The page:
Analysis - Phil Goff's timing, with his decision to print a debatable claim on rates, wasn't the best.
"After years of double-digit rate increases for many, we've reduced rates rises to 2.5 percent," the mayor wrote proudly in the November edition of the glossy ratepayer-funded newsletter Our Auckland.
That brief nirvana - of a flat percentage rates rise - was shattered yesterday when Auckland Council revealed the impact of its statutory, three-yearly revaluation of properties.
It's a process which re-slices the rates-burden pie, with some homeowners getting a bigger share, some the same, and others less.
Residential values have risen more than 20 percent above average in some outer and southern suburbs, meaning many property owners next year will get much bigger than average rates rises.
On the flip side many homeowners - whose house values rose less than the citywide average - could see their bill shrink, as was the case for 22 percent of the city's homeowners in 2014.
The swings and roundabouts of revaluation aren't a mayor's fault. But nor can a mayor claim credit for the two-year calm in which all ratepayers' bills rose evenly.
I've previously challenged Mr Goff on his double-digit claim, which he justifies by talking of cases around his Clevedon neighbourhood where some rates rose by 16 percent during the term of his predecessor Len Brown.
There have been rises of that magnitude, but they don't represent a rapacious council. It's the reality of both the quirky property value-based funding system on which all local bodies depend, and a couple of historic kinks unique to Auckland Council.
At the big-picture level, the average annual rise in overall rates has been declining since the amalgamation of 8 local bodies to form Auckland Council in 2010.
Sliding downwards from 3.9 percent in 2011-12 through 3.6, 2.9 and - for the past four years - 2.5 percent. But that's not all.
Disruptions included the transition from eight separate rating systems to the single capital-value based system required by law between 2012-2015, during which time some properties' rates rose sharply, while others fell.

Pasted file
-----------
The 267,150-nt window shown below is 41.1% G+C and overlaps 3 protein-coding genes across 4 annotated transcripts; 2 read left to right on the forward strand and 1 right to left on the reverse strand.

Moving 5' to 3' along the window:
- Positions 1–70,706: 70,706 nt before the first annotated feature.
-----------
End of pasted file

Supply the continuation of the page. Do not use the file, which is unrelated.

A typical home in Henderson in the former Waitakere City ended up paying 5.2 percent less, while one in Pakuranga Heights in the former Manukau City paid 14.5 percent more.
No sooner was that sorted than it was time to revalue the city's properties in 2014.
The uneven rises in property values across Auckland saw a home in Orewa, which rose less than the city's average, shrink its rates bill by 2.4 percent, while in faster-rising Avondale, the typical rates bill rose 18.2 percent.
The other curveball thrown from mid-2015 was the introduction of a $114 flat levy on households, and $183 on businesses.
It was brought in under Mr Brown as a three-year measure to kickstart extra funding for transport projects, expecting a new mechanism such as road pricing or fuel tax, to be approved by the government from 2018.
Mr Goff described this through his election campaign in 2016 as a "9.9 percent rate rise", portraying it as four times what he was proposing.
However, he has been happy to receive the extra cashflow from the levy's final year, and left it in place.
His good fortune is the election of a Labour-led government, which will allow a 10c-a-litre regional fuel tax to help fund Auckland's transport needs, and will probably replace the levy.
That will shift that part of the rating burden off the council's books, and leave higher-mileage Auckland ratepayers forking out more, and lower-mileage or non-motoring ratepayers better off.
From Monday, individual Aucklanders can go online and see exactly how their property has fared compared with the average.
Those new valuations will be reflected in rates rises set mid-next year.
Mr Goff is focussed on the challenge of keeping the average overall rate rise next year near the 2.5 percent standard of recent years.
Even if he succeeds, revaluation will ensure again that some face rises in "double digits".
Then Mr Goff may find that, unjustly, he'll be accused by some of not delivering on his promises.